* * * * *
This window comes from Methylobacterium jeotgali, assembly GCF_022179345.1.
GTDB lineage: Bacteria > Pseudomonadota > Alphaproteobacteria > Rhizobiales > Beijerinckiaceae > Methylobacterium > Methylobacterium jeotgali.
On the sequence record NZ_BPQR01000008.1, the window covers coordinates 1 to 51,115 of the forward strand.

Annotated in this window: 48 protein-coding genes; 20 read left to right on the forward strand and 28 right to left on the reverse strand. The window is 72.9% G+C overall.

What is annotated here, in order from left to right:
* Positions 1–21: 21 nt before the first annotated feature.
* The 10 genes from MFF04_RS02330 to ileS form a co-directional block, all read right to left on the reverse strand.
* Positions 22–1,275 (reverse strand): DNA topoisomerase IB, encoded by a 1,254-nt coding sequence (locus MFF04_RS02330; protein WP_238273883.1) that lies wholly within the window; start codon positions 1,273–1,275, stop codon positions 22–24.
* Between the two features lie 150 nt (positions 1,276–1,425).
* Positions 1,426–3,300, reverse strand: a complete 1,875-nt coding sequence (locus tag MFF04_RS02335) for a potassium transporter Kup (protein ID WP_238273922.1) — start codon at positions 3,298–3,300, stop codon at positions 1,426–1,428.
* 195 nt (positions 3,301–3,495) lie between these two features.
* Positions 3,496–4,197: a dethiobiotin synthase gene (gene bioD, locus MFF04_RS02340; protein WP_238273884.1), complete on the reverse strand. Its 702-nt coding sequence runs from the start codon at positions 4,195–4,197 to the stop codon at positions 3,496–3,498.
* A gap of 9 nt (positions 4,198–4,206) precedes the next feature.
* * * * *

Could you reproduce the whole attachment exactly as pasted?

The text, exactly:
This window comes from Methylobacterium jeotgali, assembly GCF_022179345.1.
GTDB lineage: Bacteria > Pseudomonadota > Alphaproteobacteria > Rhizobiales > Beijerinckiaceae > Methylobacterium > Methylobacterium jeotgali.
On the sequence record NZ_BPQR01000008.1, the window covers coordinates 1 to 51,115 of the forward strand.

Annotated in this window: 48 protein-coding genes; 20 read left to right on the forward strand and 28 right to left on the reverse strand. The window is 72.9% G+C overall.

What is annotated here, in order from left to right:
* Positions 1–21: 21 nt before the first annotated feature.
* The 10 genes from MFF04_RS02330 to ileS form a co-directional block, all read right to left on the reverse strand.
* Positions 22–1,275 (reverse strand): DNA topoisomerase IB, encoded by a 1,254-nt coding sequence (locus MFF04_RS02330; protein WP_238273883.1) that lies wholly within the window; start codon positions 1,273–1,275, stop codon positions 22–24.
* Between the two features lie 150 nt (positions 1,276–1,425).
* Positions 1,426–3,300, reverse strand: a complete 1,875-nt coding sequence (locus tag MFF04_RS02335) for a potassium transporter Kup (protein ID WP_238273922.1) — start codon at positions 3,298–3,300, stop codon at positions 1,426–1,428.
* 195 nt (positions 3,301–3,495) lie between these two features.
* Positions 3,496–4,197: a dethiobiotin synthase gene (gene bioD, locus MFF04_RS02340; protein WP_238273884.1), complete on the reverse strand. Its 702-nt coding sequence runs from the start codon at positions 4,195–4,197 to the stop codon at positions 3,496–3,498.
* A gap of 9 nt (positions 4,198–4,206) precedes the next feature.